20131207 Securtiy agencies must follow NTUC’s way?

I refer to CNA article “Security agencies, stakeholders must join hands to improve sector: Heng Chee How”. link

(when the government says “join hands”, it means allow yourself to be controlled)

Heng Chee How, NTUC Sec-Gen has urged the security agencies and industry stakeholders to join hands to transform and improve. On his Facebook posting, link he revealed that security agencies have performed badly this year according to grading by the Ministry of Home Affairs.

Heng seems to have suddenly recapped Economics 101 when he says “Normally, when something is in short supply, the price goes up. But the typical basic wages of security officers (S$700 to S$800) have not gone up for years…”. Stagnant wages of low income Singaporeans have been highlighted and paid lip service to by the government for years. Why does he need to show his ‘concern’ on Facebook?

Has Heng forgotten his colleague Lim Swee Say’s mantra “cheaper, better, faster”? Does the government not ALWAYS look only at the bottom line and squeeze as much as possible from low wage Singaporeans? Is he implying that Lim Swee Say did not understand demand and supply?

In an article I wrote last month, TRS article I attributed the failure to raise the income of staff in the security industry to the NTUC. NTUC then tried to deflect the issue of its incompetence and force the Security Association of Singapore (SAS) to adopt its progressive wage model. This elicited an unexpected reply from its president who said “it is for them to support our idea, not for us to agree to their way of doing things”.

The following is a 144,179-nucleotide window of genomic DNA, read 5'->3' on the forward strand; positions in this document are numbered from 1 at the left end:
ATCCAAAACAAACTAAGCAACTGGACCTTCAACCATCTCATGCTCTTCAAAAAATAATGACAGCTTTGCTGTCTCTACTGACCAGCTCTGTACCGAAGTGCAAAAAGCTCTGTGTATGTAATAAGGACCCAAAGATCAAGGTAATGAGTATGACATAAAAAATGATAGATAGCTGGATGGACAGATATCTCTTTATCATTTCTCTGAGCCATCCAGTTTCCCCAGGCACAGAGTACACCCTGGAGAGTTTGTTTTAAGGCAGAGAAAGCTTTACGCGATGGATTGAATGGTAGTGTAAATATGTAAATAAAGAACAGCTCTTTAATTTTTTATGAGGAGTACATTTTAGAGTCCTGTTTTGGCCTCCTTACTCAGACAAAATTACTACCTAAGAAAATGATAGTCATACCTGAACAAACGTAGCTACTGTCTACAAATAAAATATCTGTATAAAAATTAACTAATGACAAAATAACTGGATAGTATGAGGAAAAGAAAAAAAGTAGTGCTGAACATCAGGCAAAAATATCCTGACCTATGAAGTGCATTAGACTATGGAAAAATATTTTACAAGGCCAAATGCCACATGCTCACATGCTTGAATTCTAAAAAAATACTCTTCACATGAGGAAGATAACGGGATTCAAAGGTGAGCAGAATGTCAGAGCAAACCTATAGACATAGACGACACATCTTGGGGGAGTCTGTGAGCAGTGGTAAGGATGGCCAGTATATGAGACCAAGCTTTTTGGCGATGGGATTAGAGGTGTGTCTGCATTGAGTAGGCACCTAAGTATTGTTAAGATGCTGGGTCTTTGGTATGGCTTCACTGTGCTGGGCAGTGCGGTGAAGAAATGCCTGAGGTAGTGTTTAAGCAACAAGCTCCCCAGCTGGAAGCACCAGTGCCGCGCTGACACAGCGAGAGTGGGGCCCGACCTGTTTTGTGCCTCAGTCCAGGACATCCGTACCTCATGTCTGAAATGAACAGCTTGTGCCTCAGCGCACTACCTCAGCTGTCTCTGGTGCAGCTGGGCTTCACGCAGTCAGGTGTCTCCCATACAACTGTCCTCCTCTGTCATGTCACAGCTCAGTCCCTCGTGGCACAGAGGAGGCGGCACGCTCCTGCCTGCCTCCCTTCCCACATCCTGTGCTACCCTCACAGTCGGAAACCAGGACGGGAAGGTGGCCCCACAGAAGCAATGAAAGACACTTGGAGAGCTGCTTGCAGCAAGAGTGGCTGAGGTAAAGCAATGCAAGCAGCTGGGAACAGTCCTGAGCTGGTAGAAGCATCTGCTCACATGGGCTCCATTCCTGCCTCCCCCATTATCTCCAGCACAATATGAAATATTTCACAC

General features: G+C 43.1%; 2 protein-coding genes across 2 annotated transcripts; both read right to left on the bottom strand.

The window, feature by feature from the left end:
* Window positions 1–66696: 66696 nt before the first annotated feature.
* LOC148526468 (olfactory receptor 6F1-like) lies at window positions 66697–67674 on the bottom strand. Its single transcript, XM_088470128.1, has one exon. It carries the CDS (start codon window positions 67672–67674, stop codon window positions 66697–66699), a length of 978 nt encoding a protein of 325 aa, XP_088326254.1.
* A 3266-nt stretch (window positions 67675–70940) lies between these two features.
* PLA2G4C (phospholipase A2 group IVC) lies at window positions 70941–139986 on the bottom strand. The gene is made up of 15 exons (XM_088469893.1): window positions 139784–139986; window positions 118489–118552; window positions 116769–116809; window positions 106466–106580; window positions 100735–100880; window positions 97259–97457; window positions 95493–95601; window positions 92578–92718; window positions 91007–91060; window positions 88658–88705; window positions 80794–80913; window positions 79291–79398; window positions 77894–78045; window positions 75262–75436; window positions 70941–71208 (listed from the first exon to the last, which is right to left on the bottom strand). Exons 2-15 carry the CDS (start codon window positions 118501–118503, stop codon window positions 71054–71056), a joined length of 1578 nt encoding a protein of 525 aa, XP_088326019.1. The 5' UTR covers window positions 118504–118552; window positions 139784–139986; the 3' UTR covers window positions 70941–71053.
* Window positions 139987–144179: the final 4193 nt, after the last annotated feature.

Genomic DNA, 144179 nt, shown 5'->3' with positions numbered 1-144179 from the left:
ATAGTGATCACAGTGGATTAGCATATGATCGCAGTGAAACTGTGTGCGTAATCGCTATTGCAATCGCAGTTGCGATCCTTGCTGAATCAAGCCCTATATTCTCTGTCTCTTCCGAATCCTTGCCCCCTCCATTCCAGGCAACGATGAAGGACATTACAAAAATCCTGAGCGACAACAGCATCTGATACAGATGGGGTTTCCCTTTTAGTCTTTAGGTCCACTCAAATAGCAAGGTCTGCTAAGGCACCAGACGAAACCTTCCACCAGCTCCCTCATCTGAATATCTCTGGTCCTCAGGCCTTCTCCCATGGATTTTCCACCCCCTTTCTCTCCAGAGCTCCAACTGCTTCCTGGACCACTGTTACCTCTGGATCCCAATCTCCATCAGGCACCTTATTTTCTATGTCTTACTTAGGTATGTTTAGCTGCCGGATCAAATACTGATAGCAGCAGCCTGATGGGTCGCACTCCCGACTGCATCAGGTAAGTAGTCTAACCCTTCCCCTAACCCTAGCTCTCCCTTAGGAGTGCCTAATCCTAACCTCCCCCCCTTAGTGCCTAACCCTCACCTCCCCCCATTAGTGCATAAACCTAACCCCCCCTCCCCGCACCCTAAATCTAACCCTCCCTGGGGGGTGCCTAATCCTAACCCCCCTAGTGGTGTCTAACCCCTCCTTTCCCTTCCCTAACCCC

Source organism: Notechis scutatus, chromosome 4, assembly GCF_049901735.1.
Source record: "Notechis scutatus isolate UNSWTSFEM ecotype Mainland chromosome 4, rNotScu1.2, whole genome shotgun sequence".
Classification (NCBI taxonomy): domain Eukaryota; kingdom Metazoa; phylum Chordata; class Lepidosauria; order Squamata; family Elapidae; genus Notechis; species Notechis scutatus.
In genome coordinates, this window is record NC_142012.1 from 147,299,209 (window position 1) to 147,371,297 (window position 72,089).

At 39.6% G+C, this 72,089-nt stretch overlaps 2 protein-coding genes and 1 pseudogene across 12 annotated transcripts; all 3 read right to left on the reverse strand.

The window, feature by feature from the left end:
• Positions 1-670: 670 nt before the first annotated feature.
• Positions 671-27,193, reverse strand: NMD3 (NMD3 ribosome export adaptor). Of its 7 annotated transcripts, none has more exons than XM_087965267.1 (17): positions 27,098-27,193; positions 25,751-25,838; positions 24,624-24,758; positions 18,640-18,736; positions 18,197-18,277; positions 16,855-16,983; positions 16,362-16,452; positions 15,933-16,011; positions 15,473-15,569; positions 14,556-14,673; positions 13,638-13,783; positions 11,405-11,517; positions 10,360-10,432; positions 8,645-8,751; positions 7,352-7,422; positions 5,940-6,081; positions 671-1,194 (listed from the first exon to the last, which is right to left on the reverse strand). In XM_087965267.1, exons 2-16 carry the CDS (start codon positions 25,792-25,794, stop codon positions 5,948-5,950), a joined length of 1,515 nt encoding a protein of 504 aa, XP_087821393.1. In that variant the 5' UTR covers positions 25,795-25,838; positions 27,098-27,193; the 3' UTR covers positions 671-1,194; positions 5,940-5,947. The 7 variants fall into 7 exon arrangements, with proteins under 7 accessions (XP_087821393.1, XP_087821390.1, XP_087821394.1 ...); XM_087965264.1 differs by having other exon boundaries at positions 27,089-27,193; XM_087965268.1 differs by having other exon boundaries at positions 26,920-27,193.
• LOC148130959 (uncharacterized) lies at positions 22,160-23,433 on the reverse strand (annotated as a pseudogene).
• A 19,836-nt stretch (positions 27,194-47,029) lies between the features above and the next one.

I speculated that the statement from SAS president had caused the government to lose face in a big way. Is the negative grading merely a coincidence?

Heng now suggests that “the industry union and the regulator must join hands”. In other words, the NTUC will be controlling the situation from now on.

If Heng really understands supply and demand, he should advice the government not to keep interfering in the private sector. Policies which have benefitted government linked companies have been at the expense of low wage Singaporeans. As the only ‘union’ in Singapore, NTUC has to accept full responsibility for stagnant wages and the huge income disparity.

Forcing through more regulations can never improve a system which is inherently flawed.

Phillip Ang

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